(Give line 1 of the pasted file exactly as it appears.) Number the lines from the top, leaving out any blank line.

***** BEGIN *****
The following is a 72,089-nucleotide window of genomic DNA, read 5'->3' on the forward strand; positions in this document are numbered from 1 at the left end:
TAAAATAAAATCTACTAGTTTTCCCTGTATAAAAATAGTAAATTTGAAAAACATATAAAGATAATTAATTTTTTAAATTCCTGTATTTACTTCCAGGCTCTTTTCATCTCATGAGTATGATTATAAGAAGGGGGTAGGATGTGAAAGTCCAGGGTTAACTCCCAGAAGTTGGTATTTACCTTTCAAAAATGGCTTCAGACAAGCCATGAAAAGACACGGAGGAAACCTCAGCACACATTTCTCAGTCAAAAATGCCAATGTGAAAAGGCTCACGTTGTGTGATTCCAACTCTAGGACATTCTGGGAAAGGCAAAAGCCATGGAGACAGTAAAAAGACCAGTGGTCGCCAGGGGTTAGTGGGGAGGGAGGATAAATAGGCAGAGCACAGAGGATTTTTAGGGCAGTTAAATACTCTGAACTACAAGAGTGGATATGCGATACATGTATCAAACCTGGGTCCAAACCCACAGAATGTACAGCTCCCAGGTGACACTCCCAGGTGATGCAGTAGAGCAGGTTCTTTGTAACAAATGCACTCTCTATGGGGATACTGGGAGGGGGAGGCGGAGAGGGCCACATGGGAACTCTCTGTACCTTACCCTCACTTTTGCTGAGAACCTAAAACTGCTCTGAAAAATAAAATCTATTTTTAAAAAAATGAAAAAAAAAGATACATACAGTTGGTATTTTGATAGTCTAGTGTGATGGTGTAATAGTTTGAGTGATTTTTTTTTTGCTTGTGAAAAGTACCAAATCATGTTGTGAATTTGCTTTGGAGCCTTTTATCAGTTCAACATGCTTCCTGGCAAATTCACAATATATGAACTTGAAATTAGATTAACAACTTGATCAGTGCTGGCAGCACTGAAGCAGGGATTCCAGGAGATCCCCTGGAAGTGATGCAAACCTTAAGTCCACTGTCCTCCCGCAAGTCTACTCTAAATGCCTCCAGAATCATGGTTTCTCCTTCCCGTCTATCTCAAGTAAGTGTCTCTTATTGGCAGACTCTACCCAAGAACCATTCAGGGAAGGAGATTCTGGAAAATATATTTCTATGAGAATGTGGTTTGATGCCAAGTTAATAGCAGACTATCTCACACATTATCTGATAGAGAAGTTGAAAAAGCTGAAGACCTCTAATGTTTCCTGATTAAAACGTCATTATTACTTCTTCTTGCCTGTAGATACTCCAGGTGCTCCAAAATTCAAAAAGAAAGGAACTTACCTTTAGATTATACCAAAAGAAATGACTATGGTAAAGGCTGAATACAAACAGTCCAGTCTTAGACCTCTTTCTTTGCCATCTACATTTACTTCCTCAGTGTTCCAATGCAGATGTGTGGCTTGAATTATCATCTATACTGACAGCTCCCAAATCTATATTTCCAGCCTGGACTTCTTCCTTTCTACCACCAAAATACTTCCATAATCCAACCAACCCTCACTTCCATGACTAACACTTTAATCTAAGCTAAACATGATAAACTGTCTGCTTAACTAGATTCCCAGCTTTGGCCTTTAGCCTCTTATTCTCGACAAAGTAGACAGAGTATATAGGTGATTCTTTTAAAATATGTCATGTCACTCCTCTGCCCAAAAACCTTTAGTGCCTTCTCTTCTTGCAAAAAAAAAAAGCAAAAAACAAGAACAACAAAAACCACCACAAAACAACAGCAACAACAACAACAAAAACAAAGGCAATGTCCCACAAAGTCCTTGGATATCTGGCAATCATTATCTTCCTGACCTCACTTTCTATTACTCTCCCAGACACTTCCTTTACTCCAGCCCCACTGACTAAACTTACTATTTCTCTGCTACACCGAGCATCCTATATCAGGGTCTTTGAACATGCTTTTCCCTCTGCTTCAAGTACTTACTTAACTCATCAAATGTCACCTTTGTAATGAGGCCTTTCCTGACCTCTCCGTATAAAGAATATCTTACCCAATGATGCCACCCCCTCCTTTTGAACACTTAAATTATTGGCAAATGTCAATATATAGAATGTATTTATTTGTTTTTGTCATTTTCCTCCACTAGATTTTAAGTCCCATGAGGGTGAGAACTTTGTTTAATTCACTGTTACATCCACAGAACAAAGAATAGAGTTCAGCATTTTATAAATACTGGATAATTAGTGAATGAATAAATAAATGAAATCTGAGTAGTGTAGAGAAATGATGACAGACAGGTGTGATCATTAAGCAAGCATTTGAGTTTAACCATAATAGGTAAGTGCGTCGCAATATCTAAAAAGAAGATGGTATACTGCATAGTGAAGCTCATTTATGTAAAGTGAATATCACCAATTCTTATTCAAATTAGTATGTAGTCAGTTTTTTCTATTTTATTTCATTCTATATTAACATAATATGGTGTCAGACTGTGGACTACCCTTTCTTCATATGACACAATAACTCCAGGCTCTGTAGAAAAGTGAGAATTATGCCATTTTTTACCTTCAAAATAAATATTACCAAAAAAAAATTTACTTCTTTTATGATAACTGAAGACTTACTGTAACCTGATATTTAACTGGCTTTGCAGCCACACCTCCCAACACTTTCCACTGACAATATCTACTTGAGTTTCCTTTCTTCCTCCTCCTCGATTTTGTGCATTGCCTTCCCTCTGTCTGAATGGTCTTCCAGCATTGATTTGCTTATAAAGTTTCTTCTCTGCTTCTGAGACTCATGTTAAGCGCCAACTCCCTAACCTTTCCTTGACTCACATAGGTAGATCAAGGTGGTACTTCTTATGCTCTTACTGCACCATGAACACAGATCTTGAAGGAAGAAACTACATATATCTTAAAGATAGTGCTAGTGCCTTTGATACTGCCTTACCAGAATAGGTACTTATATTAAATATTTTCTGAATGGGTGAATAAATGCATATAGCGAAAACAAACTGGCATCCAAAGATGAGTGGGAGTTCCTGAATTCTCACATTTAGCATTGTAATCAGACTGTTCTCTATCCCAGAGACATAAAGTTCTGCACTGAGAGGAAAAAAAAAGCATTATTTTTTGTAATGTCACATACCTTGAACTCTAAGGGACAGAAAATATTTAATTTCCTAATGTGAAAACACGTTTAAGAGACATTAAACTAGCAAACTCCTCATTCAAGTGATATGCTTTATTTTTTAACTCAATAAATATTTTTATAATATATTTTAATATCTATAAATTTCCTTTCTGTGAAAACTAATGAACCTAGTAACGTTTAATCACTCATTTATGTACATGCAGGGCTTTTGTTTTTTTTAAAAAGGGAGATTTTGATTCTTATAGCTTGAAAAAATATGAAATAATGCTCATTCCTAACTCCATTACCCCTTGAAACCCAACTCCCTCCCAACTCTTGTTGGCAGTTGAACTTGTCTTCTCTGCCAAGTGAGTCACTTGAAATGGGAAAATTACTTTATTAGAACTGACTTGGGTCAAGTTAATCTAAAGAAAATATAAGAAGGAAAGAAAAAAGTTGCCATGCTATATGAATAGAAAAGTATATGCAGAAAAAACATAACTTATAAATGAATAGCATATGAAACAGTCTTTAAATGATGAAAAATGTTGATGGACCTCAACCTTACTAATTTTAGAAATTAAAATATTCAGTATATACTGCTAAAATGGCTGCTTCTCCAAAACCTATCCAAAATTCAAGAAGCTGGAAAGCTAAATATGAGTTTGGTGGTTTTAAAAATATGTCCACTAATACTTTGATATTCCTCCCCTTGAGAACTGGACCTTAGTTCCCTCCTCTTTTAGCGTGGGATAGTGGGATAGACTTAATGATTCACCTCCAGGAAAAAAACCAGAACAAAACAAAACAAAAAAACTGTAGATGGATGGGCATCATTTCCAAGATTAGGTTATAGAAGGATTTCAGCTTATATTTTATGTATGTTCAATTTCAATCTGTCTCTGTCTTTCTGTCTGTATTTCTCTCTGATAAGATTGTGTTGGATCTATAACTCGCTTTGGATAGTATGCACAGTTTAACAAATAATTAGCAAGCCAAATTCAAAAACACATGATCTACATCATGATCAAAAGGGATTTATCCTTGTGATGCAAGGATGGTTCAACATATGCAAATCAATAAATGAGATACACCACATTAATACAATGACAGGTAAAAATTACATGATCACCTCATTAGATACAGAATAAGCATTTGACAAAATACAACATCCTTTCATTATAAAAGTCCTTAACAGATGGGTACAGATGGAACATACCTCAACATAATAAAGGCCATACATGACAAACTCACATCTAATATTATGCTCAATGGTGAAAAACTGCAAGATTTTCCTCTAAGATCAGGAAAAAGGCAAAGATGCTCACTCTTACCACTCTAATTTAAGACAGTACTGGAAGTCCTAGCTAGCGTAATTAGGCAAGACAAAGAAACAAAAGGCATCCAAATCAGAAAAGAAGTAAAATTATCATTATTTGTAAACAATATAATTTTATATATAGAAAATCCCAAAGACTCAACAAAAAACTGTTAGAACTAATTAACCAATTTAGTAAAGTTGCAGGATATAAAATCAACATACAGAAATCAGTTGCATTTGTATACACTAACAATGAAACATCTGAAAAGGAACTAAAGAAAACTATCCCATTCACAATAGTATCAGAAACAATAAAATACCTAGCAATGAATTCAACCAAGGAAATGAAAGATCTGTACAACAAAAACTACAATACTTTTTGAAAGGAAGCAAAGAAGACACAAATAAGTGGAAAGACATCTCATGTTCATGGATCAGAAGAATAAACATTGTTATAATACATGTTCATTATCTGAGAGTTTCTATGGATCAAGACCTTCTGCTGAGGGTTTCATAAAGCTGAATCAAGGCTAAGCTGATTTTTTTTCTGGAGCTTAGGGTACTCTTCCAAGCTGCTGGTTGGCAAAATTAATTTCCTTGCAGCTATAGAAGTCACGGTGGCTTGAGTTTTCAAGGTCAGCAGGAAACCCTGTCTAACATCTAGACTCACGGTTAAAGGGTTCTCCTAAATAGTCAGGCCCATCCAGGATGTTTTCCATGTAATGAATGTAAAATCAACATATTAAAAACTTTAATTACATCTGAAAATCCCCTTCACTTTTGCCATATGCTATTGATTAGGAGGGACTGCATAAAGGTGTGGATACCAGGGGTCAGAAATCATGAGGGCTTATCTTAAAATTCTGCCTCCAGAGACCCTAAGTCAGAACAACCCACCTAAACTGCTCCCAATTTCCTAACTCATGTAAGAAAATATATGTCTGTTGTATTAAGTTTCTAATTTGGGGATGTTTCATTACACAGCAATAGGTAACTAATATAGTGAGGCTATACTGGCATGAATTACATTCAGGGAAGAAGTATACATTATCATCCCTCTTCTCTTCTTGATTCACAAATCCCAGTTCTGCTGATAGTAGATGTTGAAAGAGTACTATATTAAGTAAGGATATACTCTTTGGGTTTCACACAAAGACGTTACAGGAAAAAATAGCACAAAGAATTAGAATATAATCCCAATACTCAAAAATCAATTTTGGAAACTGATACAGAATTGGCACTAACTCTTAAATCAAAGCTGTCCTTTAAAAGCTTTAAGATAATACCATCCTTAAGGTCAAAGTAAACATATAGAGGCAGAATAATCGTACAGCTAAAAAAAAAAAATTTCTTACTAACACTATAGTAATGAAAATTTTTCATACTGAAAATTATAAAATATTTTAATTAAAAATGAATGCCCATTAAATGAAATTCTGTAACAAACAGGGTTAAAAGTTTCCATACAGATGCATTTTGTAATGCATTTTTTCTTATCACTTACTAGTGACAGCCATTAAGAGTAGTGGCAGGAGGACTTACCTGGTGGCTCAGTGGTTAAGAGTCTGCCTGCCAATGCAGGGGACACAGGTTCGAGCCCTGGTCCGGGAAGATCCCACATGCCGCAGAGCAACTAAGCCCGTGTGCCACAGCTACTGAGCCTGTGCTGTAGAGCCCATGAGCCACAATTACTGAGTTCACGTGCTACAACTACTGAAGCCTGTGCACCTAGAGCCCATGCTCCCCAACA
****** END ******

The following is a 72,089-nucleotide window of genomic DNA, read 5'->3' on the forward strand; positions in this document are numbered from 1 at the left end: